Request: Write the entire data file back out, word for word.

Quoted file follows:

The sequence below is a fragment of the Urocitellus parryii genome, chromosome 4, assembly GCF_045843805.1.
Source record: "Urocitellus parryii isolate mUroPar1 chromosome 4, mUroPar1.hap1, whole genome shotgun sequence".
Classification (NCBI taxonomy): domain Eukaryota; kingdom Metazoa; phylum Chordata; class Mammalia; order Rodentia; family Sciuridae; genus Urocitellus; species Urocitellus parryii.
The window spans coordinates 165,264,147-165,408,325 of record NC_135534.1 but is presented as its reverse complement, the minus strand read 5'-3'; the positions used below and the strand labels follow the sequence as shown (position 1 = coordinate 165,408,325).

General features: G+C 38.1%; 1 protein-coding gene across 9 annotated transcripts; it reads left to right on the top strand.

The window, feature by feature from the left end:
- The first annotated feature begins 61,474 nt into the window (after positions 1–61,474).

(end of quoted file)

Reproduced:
The sequence below is a fragment of the Urocitellus parryii genome, chromosome 4, assembly GCF_045843805.1.
Source record: "Urocitellus parryii isolate mUroPar1 chromosome 4, mUroPar1.hap1, whole genome shotgun sequence".
Classification (NCBI taxonomy): domain Eukaryota; kingdom Metazoa; phylum Chordata; class Mammalia; order Rodentia; family Sciuridae; genus Urocitellus; species Urocitellus parryii.
The window spans coordinates 165,264,147-165,408,325 of record NC_135534.1 but is presented as its reverse complement, the minus strand read 5'-3'; the positions used below and the strand labels follow the sequence as shown (position 1 = coordinate 165,408,325).

General features: G+C 38.1%; 1 protein-coding gene across 9 annotated transcripts; it reads left to right on the top strand.

The window, feature by feature from the left end:
- The first annotated feature begins 61,474 nt into the window (after positions 1–61,474).